Active Directory domains rely on synchronized time for a number of key operations. For example, all Kerberos messages passed between domain members and domain controllers have a maximum default lifetime of 5 minutes. This limitation is intended to make the messages useless to attackers who might capture the messages on the network; by the time the attacker is able to decrypt and modify the packet (if the attacker is able to do so at all), the message will be useless.
Active Directory replication is not especially time-sensitive and only uses timestamps as a tiebreaker in certain circumstances.
If time synchronization fails, the operations that depend upon it can also fail. For example, suppose a client computer has a local time of 10:00am, and its closest domain controller has a local time of 10:06am. Kerberos packets time-stamped by the client will be considered out of date by the domain controller even if those packets arrive immediately. The domain controller will reject the logon attempt, and the client will display a generic logon failure message— making it a difficult problem to detect without careful detective work. Understanding how the time sync process works is important to keeping the process running smoothly and solving any problems that occur.
Windows 2000 (Win2K) and later include the Windows Time (W32Time) service, which is configured as a standard Windows background service to start automatically and to log on as the special LocalSystem account. This service is a Microsoft implementation of a Request for Comment (RFC)-compliant Simple Network Time Protocol (SNTP) client and server.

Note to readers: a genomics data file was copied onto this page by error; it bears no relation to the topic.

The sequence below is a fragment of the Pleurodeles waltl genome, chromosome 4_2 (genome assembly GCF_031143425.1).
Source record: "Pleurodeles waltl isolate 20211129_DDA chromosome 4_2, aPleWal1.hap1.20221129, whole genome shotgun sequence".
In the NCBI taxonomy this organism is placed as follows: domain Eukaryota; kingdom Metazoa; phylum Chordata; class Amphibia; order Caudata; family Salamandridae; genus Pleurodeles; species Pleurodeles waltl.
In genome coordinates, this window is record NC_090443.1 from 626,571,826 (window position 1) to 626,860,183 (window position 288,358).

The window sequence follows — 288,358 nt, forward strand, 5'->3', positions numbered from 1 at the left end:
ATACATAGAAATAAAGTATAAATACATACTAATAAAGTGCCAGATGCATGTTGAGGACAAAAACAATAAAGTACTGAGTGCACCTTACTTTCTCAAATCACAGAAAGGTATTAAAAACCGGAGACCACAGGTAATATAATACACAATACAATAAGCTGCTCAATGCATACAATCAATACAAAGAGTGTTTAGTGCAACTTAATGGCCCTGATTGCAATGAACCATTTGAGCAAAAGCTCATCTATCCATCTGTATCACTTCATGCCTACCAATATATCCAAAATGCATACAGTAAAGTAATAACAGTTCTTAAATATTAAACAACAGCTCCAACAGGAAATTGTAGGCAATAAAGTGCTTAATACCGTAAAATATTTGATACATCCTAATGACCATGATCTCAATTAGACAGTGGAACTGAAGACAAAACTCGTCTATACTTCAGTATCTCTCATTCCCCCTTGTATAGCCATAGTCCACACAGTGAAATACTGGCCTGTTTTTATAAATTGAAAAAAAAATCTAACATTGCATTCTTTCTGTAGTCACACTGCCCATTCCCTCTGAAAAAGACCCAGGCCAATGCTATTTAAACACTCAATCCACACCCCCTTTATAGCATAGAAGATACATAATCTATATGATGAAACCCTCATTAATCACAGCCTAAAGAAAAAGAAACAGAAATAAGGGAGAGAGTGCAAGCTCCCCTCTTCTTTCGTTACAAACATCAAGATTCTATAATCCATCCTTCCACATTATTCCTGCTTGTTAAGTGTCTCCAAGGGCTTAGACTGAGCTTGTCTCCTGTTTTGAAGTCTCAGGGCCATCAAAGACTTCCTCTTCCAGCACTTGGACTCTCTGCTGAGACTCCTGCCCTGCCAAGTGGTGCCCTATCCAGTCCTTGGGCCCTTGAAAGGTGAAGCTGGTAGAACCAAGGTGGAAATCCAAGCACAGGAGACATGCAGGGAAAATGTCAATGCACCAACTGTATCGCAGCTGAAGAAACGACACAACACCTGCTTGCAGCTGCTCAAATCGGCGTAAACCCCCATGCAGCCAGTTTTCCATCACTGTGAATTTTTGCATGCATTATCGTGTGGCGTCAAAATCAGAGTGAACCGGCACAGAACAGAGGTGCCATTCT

The Windows Time service originally provided in the Windows NT resource kit is not compatible with W32Time. However, Microsoft makes an NT-compatible W32Time service, which allows NT computers to participate in Active Directory domain time sync. Obtain the updated service from Microsoft.
Computers that aren't members of a domain don't automatically synchronize time. However, because the W32Time service is a standard SNTP client, you can configure it to synchronize with any available SNTP server. To do so, simply double-click the clock in the computer's taskbar, and select the Internet Time tab, which Figure 7.1 shows.
Figure 7.1: Manually configuring time sync.
As Figure 7.1 shows, Windows XP Professional includes a number of preconfigured Internet time servers, including one made available by Microsoft. Other time sources include the official United States government time server at http://www.time.gov.
Obviously, time sync can only occur when the computer is connected to the Internet, so it works best if your computer utilizes an always-on broadband connection. However, Windows will automatically detect a network connection—such as a dial-up connection—and attempt time sync when necessary. By default, Windows attempts to sync about every 8 days.
Windows doesn't synchronize the system date only the time. Furthermore, Windows won't synchronize the time if the date isn't correctly set.
Within a domain, time synchronization is a good deal more complex because there are so many computers that need to be in sync with one another. At the top of the time sync authority list is the domain controller that holds the PDC emulator role in the forest root domain. That domain controller is considered the most authoritative source for time information in the entire forest, and the time sync process attempts to bring all other domain clocks into sync with that domain controller.